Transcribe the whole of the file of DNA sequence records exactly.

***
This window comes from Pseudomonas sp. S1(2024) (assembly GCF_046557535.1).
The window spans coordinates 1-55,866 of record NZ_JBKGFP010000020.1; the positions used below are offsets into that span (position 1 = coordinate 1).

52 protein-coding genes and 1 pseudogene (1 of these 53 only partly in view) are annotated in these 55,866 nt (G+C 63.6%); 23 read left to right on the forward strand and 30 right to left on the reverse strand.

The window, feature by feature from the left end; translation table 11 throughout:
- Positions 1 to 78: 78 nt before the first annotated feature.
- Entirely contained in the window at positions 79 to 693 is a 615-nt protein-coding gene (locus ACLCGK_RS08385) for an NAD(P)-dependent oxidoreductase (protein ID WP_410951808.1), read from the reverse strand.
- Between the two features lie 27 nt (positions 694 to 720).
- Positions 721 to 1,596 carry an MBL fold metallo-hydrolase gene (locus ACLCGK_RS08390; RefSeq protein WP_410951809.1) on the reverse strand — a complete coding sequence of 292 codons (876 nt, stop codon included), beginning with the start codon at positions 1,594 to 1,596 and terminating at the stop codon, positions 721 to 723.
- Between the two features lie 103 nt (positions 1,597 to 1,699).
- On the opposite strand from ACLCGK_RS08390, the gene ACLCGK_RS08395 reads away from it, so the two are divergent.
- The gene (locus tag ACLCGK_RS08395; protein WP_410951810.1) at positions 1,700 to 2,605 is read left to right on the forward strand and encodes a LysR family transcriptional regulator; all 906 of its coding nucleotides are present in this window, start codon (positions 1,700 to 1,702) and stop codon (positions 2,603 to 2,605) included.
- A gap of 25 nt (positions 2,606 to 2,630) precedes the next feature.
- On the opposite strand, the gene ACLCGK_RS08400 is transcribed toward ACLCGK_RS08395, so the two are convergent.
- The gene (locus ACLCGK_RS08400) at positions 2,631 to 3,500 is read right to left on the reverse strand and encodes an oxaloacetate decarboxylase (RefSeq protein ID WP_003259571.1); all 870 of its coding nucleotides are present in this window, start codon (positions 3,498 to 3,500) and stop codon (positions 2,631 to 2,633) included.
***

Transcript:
This window comes from Pseudomonas sp. S1(2024) (assembly GCF_046557535.1).
The window spans coordinates 1-55,866 of record NZ_JBKGFP010000020.1; the positions used below are offsets into that span (position 1 = coordinate 1).

52 protein-coding genes and 1 pseudogene (1 of these 53 only partly in view) are annotated in these 55,866 nt (G+C 63.6%); 23 read left to right on the forward strand and 30 right to left on the reverse strand.

The window, feature by feature from the left end; translation table 11 throughout:
- Positions 1 to 78: 78 nt before the first annotated feature.
- Entirely contained in the window at positions 79 to 693 is a 615-nt protein-coding gene (locus ACLCGK_RS08385) for an NAD(P)-dependent oxidoreductase (protein ID WP_410951808.1), read from the reverse strand.
- Between the two features lie 27 nt (positions 694 to 720).
- Positions 721 to 1,596 carry an MBL fold metallo-hydrolase gene (locus ACLCGK_RS08390; RefSeq protein WP_410951809.1) on the reverse strand — a complete coding sequence of 292 codons (876 nt, stop codon included), beginning with the start codon at positions 1,594 to 1,596 and terminating at the stop codon, positions 721 to 723.
- Between the two features lie 103 nt (positions 1,597 to 1,699).
- On the opposite strand from ACLCGK_RS08390, the gene ACLCGK_RS08395 reads away from it, so the two are divergent.
- The gene (locus tag ACLCGK_RS08395; protein WP_410951810.1) at positions 1,700 to 2,605 is read left to right on the forward strand and encodes a LysR family transcriptional regulator; all 906 of its coding nucleotides are present in this window, start codon (positions 1,700 to 1,702) and stop codon (positions 2,603 to 2,605) included.
- A gap of 25 nt (positions 2,606 to 2,630) precedes the next feature.
- On the opposite strand, the gene ACLCGK_RS08400 is transcribed toward ACLCGK_RS08395, so the two are convergent.
- The gene (locus ACLCGK_RS08400) at positions 2,631 to 3,500 is read right to left on the reverse strand and encodes an oxaloacetate decarboxylase (RefSeq protein ID WP_003259571.1); all 870 of its coding nucleotides are present in this window, start codon (positions 3,498 to 3,500) and stop codon (positions 2,631 to 2,633) included.